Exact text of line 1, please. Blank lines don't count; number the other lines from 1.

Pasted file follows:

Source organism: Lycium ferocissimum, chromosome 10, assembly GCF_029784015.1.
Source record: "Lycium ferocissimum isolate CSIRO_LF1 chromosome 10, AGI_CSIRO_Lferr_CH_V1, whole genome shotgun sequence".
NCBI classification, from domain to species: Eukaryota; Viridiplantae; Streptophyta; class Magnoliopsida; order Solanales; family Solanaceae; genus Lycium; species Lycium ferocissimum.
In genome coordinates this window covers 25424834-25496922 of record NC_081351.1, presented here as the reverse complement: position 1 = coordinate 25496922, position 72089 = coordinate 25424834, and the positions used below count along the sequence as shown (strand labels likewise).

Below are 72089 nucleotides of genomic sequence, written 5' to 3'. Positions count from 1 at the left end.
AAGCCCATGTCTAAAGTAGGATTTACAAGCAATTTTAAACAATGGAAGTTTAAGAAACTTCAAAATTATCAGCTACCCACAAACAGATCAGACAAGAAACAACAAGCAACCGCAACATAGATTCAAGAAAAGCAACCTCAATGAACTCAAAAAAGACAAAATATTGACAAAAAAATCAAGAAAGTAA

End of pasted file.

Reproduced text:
Source organism: Lycium ferocissimum, chromosome 10, assembly GCF_029784015.1.